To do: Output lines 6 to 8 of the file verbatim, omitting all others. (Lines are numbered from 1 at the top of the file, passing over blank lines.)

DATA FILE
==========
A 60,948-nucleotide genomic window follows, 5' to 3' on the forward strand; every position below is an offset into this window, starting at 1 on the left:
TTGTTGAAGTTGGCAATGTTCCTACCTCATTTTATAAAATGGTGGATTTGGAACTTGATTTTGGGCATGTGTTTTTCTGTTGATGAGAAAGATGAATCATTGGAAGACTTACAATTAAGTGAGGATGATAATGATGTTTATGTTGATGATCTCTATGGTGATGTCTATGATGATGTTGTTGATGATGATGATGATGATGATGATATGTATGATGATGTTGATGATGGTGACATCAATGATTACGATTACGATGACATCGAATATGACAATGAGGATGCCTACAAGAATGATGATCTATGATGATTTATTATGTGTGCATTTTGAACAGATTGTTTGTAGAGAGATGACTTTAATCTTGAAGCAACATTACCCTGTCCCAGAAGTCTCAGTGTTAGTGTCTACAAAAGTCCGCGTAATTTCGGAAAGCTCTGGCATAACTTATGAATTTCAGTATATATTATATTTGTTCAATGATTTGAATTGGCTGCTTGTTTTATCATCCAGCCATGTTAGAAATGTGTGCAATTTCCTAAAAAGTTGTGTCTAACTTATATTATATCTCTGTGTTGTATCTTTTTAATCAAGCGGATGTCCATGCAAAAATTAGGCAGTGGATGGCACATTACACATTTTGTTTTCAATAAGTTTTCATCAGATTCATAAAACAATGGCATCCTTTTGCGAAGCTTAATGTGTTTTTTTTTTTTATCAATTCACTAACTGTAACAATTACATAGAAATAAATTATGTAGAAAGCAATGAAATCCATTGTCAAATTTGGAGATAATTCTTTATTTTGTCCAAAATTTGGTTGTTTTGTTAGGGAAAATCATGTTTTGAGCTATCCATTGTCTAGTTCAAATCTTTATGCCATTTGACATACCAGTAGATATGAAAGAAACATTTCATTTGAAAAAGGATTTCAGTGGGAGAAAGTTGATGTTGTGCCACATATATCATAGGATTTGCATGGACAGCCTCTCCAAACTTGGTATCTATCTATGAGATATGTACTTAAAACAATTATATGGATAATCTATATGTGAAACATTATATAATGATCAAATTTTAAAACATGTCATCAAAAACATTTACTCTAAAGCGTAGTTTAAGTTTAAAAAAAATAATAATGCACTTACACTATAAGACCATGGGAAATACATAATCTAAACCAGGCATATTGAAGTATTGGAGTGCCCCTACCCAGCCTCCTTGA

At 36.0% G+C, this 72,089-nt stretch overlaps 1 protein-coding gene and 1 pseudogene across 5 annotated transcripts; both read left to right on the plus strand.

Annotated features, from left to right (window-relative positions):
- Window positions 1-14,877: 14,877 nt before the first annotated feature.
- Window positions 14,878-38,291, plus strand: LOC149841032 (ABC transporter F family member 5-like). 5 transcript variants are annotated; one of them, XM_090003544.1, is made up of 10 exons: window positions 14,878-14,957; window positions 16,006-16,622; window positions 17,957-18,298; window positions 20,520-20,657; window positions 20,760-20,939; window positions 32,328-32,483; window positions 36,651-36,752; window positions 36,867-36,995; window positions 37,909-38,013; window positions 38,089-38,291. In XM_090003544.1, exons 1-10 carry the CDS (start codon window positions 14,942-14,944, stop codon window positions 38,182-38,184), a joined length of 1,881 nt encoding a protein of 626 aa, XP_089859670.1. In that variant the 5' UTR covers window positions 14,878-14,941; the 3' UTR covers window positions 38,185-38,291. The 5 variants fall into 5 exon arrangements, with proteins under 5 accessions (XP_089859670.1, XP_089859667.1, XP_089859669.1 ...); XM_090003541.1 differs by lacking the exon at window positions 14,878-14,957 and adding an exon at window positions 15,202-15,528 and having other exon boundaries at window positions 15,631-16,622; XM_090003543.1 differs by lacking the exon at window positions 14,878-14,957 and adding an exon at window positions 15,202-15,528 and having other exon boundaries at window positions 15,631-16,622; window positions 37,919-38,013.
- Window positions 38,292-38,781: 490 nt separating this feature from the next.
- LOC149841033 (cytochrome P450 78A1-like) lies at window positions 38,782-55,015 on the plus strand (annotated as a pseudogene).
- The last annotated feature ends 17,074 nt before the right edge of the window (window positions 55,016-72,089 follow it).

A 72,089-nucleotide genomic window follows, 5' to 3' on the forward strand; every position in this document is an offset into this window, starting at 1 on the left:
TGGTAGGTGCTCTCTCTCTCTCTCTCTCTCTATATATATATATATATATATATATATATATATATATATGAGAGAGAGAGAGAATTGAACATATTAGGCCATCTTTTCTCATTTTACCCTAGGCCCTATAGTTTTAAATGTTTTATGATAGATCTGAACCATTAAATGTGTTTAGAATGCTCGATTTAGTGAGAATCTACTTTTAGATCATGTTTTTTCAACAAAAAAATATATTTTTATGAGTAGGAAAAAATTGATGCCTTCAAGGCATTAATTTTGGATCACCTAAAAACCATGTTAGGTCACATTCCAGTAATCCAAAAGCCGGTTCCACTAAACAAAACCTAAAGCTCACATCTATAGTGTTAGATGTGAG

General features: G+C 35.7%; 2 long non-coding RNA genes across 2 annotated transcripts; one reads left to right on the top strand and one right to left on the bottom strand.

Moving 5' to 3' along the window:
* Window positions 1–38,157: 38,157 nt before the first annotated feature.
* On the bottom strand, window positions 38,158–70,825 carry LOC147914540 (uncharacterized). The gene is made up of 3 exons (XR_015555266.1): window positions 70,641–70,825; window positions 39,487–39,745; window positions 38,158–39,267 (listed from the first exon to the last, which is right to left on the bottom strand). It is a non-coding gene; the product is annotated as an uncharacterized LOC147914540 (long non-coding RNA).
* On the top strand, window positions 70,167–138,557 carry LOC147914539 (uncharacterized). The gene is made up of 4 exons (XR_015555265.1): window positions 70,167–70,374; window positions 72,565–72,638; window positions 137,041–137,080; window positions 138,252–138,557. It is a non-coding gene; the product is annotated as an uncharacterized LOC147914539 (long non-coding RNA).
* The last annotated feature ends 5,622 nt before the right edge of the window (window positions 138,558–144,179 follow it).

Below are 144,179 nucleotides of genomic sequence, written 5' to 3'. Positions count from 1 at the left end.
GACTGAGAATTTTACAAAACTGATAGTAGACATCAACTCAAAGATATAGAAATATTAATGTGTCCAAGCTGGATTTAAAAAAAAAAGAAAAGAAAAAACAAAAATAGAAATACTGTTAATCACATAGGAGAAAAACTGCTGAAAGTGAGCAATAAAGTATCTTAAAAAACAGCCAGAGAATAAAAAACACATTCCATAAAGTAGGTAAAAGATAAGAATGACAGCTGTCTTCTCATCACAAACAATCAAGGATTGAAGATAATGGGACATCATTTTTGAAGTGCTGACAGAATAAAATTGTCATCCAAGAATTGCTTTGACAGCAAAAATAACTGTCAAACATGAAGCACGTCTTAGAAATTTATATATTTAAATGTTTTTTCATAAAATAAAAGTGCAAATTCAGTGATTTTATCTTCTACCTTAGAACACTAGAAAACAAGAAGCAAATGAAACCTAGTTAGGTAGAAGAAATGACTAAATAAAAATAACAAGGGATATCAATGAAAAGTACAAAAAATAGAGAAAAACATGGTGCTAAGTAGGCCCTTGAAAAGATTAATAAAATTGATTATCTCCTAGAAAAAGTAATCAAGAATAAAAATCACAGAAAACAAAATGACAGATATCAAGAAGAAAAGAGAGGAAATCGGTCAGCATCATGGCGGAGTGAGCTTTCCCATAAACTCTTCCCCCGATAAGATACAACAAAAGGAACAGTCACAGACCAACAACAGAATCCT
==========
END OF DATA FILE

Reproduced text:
- Window positions 14,878-38,291, plus strand: LOC149841032 (ABC transporter F family member 5-like). 5 transcript variants are annotated; one of them, XM_090003544.1, is made up of 10 exons: window positions 14,878-14,957; window positions 16,006-16,622; window positions 17,957-18,298; window positions 20,520-20,657; window positions 20,760-20,939; window positions 32,328-32,483; window positions 36,651-36,752; window positions 36,867-36,995; window positions 37,909-38,013; window positions 38,089-38,291. In XM_090003544.1, exons 1-10 carry the CDS (start codon window positions 14,942-14,944, stop codon window positions 38,182-38,184), a joined length of 1,881 nt encoding a protein of 626 aa, XP_089859670.1. In that variant the 5' UTR covers window positions 14,878-14,941; the 3' UTR covers window positions 38,185-38,291. The 5 variants fall into 5 exon arrangements, with proteins under 5 accessions (XP_089859670.1, XP_089859667.1, XP_089859669.1 ...); XM_090003541.1 differs by lacking the exon at window positions 14,878-14,957 and adding an exon at window positions 15,202-15,528 and having other exon boundaries at window positions 15,631-16,622; XM_090003543.1 differs by lacking the exon at window positions 14,878-14,957 and adding an exon at window positions 15,202-15,528 and having other exon boundaries at window positions 15,631-16,622; window positions 37,919-38,013.
- Window positions 38,292-38,781: 490 nt separating this feature from the next.
- LOC149841033 (cytochrome P450 78A1-like) lies at window positions 38,782-55,015 on the plus strand (annotated as a pseudogene).